Slide 15: IT Governance — Example of Domains, Decision Rights and Styles Domain Style IT Principles Input Decision IT Infrastructure Strategies Input Decision IT Architecture Input Decision Business IT Investment and Application Needs Prioritization Input Decision Input Decision Cap appr comm Business Monarchy IT Monarchy Feudal Federal Duopoly Exec comm Biz leaders Exec comm IT leadership Exec comm Biz leaders CIO IT leadership CIO IT leadership Biz leaders Biz pro own Biz leaders Biz leaders Biz pro own Biz pro own Biz/IT rel mgs Exec comm Biz leaders Governance Mechanisms • Exec comm • Biz leaders • IT leadership • Executive committee ("C" levels) • Business unit heads/presidents • CIO, CIO's office and biz unit CIOs • Biz pro own Input rights • Cap appr comm • Biz/IT rel mgs Decision rights • Exec comm subgroup, includes CIO • Business process owners • Business/IT relationship managers © 2002 MIT Sloan Center for Information Systems Research (Weill) and Gartner, Inc. drawing on the framework of Weill and Woodham, 2002.
Slide 16: Business And IT Executive Collaboration Mark High IT Governance Performers Domain IT Principles Style IT Infrastructure Strategies IT Architecture Business IT Investment and Application Needs Prioritization Business Monarchy IT Monarchy Feudal Federal Duopoly Anarchy 1 2 3 Top three patterns of high IT governance performers © 2002 MIT Sloan Center for Information Systems Research (Weill) and Gartner, Inc, drawing on the framework of Weill and Woodham, 2002.
Slide 17: Six Guiding IT Principles What IT decisions are made 1. IT will enable and provide strategic value to the business. 2. IT architecture & standards shall be governed at the enterprise level to ensure integrity, planned evolution, and periodic refresh in light of new technologies and business strategies. 3. Information is our business, so data is one of our most valuable assets. It must be accessible, managed and protected accordingly. 4. IT will reuse before it buys and buy before it builds. 5. As new applications are developed, we will strive to create reusable components and processes (in line with the architecture) to facilitate business reuse where appropriate. 6. IT will strive to reduce complexity in the the technology environment.
Slide 18: IT Will Enable and Provide Strategic Value to the Business  Rationale • • • • • • • • • • • IT Services and Solutions must meet business needs and help drive value.  Implications IT will be “students” of the business – to provide appropriate technical solutions and support, IT must understand the business IT will manage appropriately within established budget IT will make provisions to ensure Business is an educated consumer of IT Products and Services IT Application Leadership will engage with Business in business strategy, planning, and management IT will partner with Business Unit leadership to support enterprise requirements and business solutions Business processes need to be optimized to obtain full benefits of technological solutions IT Business Relationship Managers will represent all facets of the IT function to the Business Units IT will provide business “consulting” services (alternatives, pros, cons, recommendations) as a partner to its business clients IT will evaluate alternative technological and sourcing approaches to provide business solutions IT must be “easy to do business with” - make IT easy to navigate for business colleagues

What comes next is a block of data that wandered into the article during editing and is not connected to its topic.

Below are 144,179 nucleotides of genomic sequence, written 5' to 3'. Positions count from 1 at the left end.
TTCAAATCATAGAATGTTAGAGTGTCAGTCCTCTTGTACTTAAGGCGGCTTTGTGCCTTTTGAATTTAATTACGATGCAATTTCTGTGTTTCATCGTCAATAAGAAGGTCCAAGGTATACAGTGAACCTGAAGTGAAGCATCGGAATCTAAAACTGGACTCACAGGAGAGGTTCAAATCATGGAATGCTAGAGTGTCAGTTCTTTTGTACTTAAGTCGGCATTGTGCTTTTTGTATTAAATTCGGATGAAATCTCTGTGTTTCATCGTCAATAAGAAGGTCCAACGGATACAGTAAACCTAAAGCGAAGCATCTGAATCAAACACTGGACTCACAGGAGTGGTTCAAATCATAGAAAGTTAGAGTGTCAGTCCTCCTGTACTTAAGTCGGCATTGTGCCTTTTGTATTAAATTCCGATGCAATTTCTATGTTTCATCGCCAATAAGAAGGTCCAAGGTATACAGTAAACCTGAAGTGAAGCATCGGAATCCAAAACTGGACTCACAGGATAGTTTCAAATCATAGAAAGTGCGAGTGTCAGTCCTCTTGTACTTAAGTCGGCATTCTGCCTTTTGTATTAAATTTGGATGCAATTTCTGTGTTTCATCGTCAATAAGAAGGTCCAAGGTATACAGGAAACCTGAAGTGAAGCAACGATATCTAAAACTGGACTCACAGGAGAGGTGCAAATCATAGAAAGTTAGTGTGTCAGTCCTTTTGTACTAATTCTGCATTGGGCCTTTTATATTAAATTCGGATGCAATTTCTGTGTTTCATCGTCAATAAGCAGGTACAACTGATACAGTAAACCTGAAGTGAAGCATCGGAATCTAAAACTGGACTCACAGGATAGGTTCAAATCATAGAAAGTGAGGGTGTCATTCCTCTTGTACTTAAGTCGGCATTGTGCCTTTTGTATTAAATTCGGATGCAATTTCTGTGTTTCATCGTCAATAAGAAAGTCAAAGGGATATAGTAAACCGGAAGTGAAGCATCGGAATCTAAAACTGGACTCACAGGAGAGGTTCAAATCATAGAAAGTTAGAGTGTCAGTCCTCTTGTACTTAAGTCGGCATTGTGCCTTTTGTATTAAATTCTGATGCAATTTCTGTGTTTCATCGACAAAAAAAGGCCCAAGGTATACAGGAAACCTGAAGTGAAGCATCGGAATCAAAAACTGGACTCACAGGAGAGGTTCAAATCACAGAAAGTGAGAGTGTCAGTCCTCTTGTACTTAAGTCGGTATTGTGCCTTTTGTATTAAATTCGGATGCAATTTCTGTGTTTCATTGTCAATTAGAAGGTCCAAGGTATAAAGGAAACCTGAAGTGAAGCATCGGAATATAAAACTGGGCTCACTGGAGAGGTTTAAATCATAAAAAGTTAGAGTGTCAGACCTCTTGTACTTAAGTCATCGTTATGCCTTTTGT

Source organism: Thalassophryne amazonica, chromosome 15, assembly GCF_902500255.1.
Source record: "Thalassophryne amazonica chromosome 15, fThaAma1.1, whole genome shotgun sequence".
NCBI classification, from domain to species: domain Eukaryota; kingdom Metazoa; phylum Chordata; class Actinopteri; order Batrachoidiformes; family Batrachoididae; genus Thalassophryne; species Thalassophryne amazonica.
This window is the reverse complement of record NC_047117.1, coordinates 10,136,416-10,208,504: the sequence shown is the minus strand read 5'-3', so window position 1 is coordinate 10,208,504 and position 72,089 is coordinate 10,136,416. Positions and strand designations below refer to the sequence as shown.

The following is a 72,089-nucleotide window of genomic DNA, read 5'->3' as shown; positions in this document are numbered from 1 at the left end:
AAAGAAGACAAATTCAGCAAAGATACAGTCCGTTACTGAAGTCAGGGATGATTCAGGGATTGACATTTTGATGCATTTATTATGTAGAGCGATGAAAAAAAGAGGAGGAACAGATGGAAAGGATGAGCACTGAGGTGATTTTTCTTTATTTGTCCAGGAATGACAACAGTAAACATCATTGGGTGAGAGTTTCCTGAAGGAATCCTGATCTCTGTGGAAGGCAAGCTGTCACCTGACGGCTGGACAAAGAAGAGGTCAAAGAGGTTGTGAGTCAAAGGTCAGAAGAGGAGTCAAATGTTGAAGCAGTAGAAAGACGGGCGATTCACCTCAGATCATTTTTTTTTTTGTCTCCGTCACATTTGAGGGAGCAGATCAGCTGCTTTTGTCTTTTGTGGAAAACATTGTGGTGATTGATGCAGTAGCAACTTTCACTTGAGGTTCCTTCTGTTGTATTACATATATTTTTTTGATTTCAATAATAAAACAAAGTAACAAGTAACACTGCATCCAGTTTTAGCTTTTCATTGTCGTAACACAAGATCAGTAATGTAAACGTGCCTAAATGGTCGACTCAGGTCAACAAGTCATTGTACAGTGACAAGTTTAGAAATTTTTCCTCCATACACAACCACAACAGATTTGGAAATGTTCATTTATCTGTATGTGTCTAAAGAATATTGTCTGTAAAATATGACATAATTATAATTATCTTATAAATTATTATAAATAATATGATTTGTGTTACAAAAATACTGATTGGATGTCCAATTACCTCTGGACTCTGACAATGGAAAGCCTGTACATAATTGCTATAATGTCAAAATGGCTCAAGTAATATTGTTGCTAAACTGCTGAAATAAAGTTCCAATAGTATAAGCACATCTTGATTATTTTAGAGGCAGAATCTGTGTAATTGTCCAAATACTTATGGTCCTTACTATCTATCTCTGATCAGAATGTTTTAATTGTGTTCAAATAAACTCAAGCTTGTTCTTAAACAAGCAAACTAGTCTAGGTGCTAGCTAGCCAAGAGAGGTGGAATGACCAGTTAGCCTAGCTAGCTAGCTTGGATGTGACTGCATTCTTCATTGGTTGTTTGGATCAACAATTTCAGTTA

Slide 19: IT Governance Mechanisms How the Decisions Get Made Business Application Needs Domain Style - Major Decisions Addressed • • Rule of 7 Only those decisions that the governing entity reserves clearly and completely for itself, with no delegation Business App Needs Input Decision Business Monarchy IT Monarchy Feudal Federal Duopoly Anarchy - Mechanism • • • • Input Forum Decision Forum Trigger: Regularly scheduled at xxx interval, or reactive based on yyy Sponsor - Metrics • Minimum metrics to ensure successful operation and compliance Input rights Decision rights Refer to Exception process for more information - Compliance • • “Loop-closing” mechanism MUST fit the culture
Slide 20: Sample IT Governance Mechanisms How the Decisions Get Made Exception Process Exceptions to the IT Governance processes should be very rare and well-justified. In cases where an involved party has significant issues or concerns regarding a decision reached via the IT Governance processes, the following process should be followed: - For Senior Management Team decisions CEO makes final decision - For Senior Management Team, CIO & ITLC decisions Sr. Leader (or designee) approaches appropriate ITLC member with specific circumstances CIO & Sr. Leader formally approve exception Escalate to CEO, if necessary - For Business Unit Leaders decisions Sr. Leader approaches Application Head with specific circumstances CIO & Sr. Leader must formally approve exception Escalate to CEO, if necessary
Slide 21: Implementing IT Governance Communications/Change Management Components • • • • Executive (CEO leadership team meetings, COO leadership team meetings) socialization presentations, discussions Executive announcement ‘Elevator speech’ (COO to CEO & CEO direct reports) Executive summary slide deck BRM (business relationship manager) communication tools - Slide deck - Suggested talk track - Suggested email announcement - FAQs • Core team continued availability during above